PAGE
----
The Trouser Game – Meet Bradley Townsend


In the week or so since he’d received the letter from atop the silver tray which his butler, Bingham, had ceremoniously held out to him on that fated morning, Bradley must have read it three thousand times. Assured that his memory had thoroughly absorbed every word, he refolded it and placed it in the inside pocket of his waistcoat as he disembarked at dockside in Liverpool, England.

The first order of business was to find a decent inn where he could wash the sea salt from his skin, gorge himself on a civilized meal that didn’t involve fish and get an absurd amount of sleep on a large, soft bed. Then he planned to set out via rail to find the feisty, midnight-blue-eyed, brunette enigma that had cost him several nights of lost sleep and an innumerable sum of cockstands which demanded his not so tender attention.

Regardless of his newly appointed position on the board of directors at Oberlin and the agreement he had yet to sign pertaining to a teaching position there, he needed this holiday. And if it included Miss Kelley and the delights of her person, then he’d be a very happy tourist.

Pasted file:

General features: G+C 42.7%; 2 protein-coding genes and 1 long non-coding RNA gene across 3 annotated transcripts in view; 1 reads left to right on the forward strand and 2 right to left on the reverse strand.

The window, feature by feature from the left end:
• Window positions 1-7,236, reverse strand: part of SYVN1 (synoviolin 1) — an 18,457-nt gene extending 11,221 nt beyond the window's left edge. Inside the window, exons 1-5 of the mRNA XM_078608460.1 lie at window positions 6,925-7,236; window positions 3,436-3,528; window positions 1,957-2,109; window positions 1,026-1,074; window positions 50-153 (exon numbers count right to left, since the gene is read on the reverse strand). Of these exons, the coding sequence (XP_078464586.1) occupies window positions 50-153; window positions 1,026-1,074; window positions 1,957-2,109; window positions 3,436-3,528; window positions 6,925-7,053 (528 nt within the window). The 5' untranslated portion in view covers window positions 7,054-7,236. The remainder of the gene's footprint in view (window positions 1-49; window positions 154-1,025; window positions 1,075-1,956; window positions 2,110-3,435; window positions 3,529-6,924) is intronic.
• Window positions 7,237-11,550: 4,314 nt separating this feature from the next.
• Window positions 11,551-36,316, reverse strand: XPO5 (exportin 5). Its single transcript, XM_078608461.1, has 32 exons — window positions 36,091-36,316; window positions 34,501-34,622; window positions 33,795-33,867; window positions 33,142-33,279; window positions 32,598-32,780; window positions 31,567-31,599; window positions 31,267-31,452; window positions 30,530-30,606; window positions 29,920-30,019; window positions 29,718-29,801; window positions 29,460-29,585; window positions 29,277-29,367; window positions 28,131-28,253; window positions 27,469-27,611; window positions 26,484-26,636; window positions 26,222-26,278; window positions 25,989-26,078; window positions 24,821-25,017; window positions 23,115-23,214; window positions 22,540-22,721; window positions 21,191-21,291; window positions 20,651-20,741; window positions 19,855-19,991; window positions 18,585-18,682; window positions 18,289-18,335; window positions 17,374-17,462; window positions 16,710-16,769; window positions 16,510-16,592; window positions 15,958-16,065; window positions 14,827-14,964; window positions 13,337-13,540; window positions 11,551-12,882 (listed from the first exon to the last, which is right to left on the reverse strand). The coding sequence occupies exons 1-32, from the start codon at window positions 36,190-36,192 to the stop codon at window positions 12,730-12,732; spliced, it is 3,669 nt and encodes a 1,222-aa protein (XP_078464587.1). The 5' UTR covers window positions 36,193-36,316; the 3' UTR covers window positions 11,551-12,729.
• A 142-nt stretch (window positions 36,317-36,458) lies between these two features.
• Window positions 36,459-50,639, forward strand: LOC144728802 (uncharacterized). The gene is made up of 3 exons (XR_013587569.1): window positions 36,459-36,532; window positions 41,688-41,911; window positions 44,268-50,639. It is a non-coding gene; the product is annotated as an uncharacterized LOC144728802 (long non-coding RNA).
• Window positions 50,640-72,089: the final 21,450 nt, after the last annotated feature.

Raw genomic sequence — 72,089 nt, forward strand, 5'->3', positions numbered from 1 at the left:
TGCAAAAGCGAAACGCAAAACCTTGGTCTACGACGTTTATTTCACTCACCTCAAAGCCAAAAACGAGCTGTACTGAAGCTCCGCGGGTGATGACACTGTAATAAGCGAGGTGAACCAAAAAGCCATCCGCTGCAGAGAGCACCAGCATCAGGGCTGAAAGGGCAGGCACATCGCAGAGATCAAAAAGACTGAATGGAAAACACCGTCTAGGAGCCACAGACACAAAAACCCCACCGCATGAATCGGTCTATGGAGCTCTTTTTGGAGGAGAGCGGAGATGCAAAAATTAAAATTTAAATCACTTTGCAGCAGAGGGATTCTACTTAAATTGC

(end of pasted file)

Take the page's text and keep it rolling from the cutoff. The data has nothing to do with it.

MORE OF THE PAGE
Just then, a young boy held up a fistful of different colored ribbons for Bradley’s perusal. “A pretty for your girl, sir? Each only a ha-penny.”

The lad was thin, his skin pale, at least, in places where one could see through the soot smeared across his face. Bradley’s heart went out to the boy. It was likely that the ribbons were stolen, but he was certain that the child was only selling them to avoid the workhouse.

“How much for all of them?”

“A-all?” the lad stammered.

He smiled. “Tell you what. I haven’t had a chance to change my money yet, but here are two silver pieces.” They swapped the goods for the coins. “Now, go on home and give these directly to your mother. Understand?”

Shoving his hand deep into his pocket, he replied, “I shall, sir. Me ma’s gonna cry for joy when I give ‘er these.”

The boy ran off and as Bradley watched him go, he wished he could do more. But he hadn’t brought all that much money with him to begin with.

Bradley sighed. He hadn’t really thought about what the outcome of this impromptu journey should be. Whatever the case, he wouldn’t go home without some sort of closure. He was owed at least that much.

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Until next time —